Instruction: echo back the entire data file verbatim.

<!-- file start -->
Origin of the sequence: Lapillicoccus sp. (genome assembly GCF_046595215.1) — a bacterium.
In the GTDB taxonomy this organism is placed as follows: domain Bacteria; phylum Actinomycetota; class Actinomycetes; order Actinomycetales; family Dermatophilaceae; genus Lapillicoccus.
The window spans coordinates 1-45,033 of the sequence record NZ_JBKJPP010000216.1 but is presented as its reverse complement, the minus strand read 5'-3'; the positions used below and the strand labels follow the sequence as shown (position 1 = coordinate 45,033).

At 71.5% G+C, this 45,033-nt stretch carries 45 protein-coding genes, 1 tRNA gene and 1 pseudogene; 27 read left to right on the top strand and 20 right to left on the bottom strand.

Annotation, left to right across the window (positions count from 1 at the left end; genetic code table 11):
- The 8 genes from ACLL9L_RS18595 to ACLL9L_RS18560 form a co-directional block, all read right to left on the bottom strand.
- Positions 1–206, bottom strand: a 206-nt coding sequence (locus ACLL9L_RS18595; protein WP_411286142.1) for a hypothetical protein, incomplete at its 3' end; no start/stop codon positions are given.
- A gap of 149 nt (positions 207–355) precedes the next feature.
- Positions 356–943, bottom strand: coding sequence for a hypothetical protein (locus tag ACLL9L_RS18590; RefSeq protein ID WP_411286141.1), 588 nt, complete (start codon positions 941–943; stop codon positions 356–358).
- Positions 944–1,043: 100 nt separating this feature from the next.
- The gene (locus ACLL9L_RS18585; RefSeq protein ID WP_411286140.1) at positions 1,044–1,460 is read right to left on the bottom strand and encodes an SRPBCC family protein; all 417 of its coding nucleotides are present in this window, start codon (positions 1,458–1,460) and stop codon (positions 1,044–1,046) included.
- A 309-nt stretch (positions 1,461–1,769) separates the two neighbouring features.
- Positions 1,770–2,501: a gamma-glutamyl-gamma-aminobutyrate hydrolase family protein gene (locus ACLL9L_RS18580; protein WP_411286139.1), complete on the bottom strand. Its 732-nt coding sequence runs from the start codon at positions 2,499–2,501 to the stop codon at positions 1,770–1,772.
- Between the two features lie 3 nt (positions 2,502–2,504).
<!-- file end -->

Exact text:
Origin of the sequence: Lapillicoccus sp. (genome assembly GCF_046595215.1) — a bacterium.
In the GTDB taxonomy this organism is placed as follows: domain Bacteria; phylum Actinomycetota; class Actinomycetes; order Actinomycetales; family Dermatophilaceae; genus Lapillicoccus.
The window spans coordinates 1-45,033 of the sequence record NZ_JBKJPP010000216.1 but is presented as its reverse complement, the minus strand read 5'-3'; the positions used below and the strand labels follow the sequence as shown (position 1 = coordinate 45,033).

At 71.5% G+C, this 45,033-nt stretch carries 45 protein-coding genes, 1 tRNA gene and 1 pseudogene; 27 read left to right on the top strand and 20 right to left on the bottom strand.

Annotation, left to right across the window (positions count from 1 at the left end; genetic code table 11):
- The 8 genes from ACLL9L_RS18595 to ACLL9L_RS18560 form a co-directional block, all read right to left on the bottom strand.
- Positions 1–206, bottom strand: a 206-nt coding sequence (locus ACLL9L_RS18595; protein WP_411286142.1) for a hypothetical protein, incomplete at its 3' end; no start/stop codon positions are given.
- A gap of 149 nt (positions 207–355) precedes the next feature.
- Positions 356–943, bottom strand: coding sequence for a hypothetical protein (locus tag ACLL9L_RS18590; RefSeq protein ID WP_411286141.1), 588 nt, complete (start codon positions 941–943; stop codon positions 356–358).
- Positions 944–1,043: 100 nt separating this feature from the next.
- The gene (locus ACLL9L_RS18585; RefSeq protein ID WP_411286140.1) at positions 1,044–1,460 is read right to left on the bottom strand and encodes an SRPBCC family protein; all 417 of its coding nucleotides are present in this window, start codon (positions 1,458–1,460) and stop codon (positions 1,044–1,046) included.
- A 309-nt stretch (positions 1,461–1,769) separates the two neighbouring features.
- Positions 1,770–2,501: a gamma-glutamyl-gamma-aminobutyrate hydrolase family protein gene (locus ACLL9L_RS18580; protein WP_411286139.1), complete on the bottom strand. Its 732-nt coding sequence runs from the start codon at positions 2,499–2,501 to the stop codon at positions 1,770–1,772.
- Between the two features lie 3 nt (positions 2,502–2,504).